Posts filed under “Really, really bad calls”
“May 6 was clearly a market failure, and it brought to the fore concerns about our equity market structure.”
-Speech by SEC Chairman Mary L. Schapiro
What a surprise! The SEC has acknowledged that the flash crash was a structural issue:
As the Securities and Exchange Commission finalizes its report on the May 6 “flash crash,” it is being forced to confront the fallout of its own decisions—which Wall Street sought and cheered—that ushered in an era of fast trading dispersed across dozens of venues.
As recently as this spring, many were applauding the speed, lower costs and competitive nature of the U.S. stock market that largely grew out of a series of policy and technology changes over a decade . . .
What created these structural flaws? A decade of increasing de-regulaton, de-centralization, and privatizing public exchange obligations all worked to release the markets from their historical constraints.
I was somewhat surprised how readily the WSJ acknowledged that the flash crash more or less by Wall Street tinkerings with the basic trading structures. Over the past 13 years, Wall Street requested various regulations, modifications, restructurings — and they were completely accommodated by the SEC, the exchanges, CFTC, CME and others. Whether this was a case of regulatory capture, or a belief in radical deregulation movement is hard to discern at the moment.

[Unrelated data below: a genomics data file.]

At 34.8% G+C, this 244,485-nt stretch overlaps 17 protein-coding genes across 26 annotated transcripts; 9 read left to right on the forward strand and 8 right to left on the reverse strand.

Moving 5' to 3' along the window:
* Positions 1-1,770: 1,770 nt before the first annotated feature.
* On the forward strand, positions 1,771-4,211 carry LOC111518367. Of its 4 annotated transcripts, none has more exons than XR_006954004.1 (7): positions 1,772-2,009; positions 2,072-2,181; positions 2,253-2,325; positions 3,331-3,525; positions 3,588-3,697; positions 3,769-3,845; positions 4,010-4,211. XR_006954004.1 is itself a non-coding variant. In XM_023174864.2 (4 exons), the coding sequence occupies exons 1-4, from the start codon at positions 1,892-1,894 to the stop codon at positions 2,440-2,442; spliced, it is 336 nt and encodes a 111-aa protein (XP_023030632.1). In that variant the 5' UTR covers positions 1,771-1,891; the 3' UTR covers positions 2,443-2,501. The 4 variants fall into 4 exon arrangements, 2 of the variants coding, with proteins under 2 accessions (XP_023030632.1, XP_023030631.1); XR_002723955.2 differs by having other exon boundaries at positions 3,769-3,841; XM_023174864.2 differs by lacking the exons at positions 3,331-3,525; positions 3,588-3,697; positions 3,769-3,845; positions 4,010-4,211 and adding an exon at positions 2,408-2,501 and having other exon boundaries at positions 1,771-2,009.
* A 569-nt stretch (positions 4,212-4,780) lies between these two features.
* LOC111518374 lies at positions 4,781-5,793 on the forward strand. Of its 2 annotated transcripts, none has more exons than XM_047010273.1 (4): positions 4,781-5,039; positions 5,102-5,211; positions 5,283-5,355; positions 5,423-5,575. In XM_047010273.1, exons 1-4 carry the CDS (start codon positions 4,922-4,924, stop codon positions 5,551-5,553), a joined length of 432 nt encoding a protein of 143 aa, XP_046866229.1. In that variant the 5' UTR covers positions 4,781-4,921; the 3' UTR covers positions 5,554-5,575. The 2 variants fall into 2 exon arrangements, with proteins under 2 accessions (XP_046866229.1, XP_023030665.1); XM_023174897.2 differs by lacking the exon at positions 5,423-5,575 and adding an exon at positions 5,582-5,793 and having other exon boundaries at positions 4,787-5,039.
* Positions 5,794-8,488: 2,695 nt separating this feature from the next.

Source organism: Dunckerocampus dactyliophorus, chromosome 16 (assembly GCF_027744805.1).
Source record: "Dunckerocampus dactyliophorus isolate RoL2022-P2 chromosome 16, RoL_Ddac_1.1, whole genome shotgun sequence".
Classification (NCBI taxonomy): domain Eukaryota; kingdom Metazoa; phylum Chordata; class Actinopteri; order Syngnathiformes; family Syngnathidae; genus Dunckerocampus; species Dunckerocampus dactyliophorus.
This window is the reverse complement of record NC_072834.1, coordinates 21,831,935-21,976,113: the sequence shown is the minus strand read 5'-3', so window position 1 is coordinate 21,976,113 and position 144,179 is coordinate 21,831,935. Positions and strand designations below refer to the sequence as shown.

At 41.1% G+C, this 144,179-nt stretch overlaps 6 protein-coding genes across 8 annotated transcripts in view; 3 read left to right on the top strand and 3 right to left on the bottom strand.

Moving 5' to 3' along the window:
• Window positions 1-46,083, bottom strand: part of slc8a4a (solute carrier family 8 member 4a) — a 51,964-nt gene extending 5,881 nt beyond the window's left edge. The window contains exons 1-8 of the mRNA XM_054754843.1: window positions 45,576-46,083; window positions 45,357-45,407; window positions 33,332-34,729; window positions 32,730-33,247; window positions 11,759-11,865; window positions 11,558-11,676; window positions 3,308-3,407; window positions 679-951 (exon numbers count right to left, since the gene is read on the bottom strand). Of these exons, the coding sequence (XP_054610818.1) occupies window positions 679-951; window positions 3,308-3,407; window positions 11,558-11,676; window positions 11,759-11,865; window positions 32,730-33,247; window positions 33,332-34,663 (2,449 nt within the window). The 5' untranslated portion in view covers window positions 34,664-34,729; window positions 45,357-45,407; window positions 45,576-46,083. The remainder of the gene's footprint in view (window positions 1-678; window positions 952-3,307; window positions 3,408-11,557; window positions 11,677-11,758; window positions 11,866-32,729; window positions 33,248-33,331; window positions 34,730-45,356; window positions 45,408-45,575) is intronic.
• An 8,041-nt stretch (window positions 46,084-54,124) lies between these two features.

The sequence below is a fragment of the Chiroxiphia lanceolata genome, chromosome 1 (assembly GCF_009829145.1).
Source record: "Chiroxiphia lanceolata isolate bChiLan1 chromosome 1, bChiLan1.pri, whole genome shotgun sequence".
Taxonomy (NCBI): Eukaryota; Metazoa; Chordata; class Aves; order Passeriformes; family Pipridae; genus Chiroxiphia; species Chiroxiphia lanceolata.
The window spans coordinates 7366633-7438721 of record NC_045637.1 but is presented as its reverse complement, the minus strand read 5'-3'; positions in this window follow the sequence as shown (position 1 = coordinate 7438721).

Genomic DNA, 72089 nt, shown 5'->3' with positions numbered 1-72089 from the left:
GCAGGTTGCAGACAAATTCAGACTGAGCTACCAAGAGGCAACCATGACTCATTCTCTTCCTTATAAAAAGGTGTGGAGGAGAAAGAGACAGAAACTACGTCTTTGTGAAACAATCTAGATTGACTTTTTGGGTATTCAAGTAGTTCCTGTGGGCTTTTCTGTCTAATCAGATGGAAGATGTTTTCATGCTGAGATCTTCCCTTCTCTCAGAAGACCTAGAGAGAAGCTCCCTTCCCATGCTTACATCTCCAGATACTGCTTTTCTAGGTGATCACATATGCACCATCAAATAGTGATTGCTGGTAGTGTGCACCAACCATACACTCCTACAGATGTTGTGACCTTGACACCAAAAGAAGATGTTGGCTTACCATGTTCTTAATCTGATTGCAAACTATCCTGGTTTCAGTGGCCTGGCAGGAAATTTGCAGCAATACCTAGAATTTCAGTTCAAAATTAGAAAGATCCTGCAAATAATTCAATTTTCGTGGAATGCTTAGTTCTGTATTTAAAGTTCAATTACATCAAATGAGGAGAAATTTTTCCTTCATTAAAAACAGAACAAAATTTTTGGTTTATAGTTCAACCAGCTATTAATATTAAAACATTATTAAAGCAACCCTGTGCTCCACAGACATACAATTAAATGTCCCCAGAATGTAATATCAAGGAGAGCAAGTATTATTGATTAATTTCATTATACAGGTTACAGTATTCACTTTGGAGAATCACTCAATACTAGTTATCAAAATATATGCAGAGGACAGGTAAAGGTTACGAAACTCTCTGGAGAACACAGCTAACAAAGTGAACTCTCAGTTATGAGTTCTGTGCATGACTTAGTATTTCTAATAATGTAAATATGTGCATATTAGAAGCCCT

Various Wall Street critics quoted in this article blame changes that “left markets more vulnerable to rapid and unchecked swings than had been anticipated.”
Those changes that led to the Flash Crash include the following regulatory changes:
• Regulation ATS: The SEC adopted this reg in 1998 to allow for nonexchanges to execute trades electronically.
• Dark Pools: The rise of private trading venues with no obligations to maintain stability and orderly markets;
• Penny pricing: The 2000 SEC mandate of pricing stocks in pennies instead of 1/8 fractions (reducing per-trade profits and incentives for traders)
• Regulation NMS: In 2005, the SEC adopted opening stock trading to greater competition, thereby ending the duopoly of the New York Stock Exchange and Nasdaq Stock Market. Goodbye specialists, hello dark pools.
• Decentralized Trading Centers: Does having numerous trading centers (vs concentrated exchanges)impact stability? Apparently yes
• Instantaneous bid/offer quotes: There should be minimum requirements on the duration of orders, which can be measured today in 1000s per second.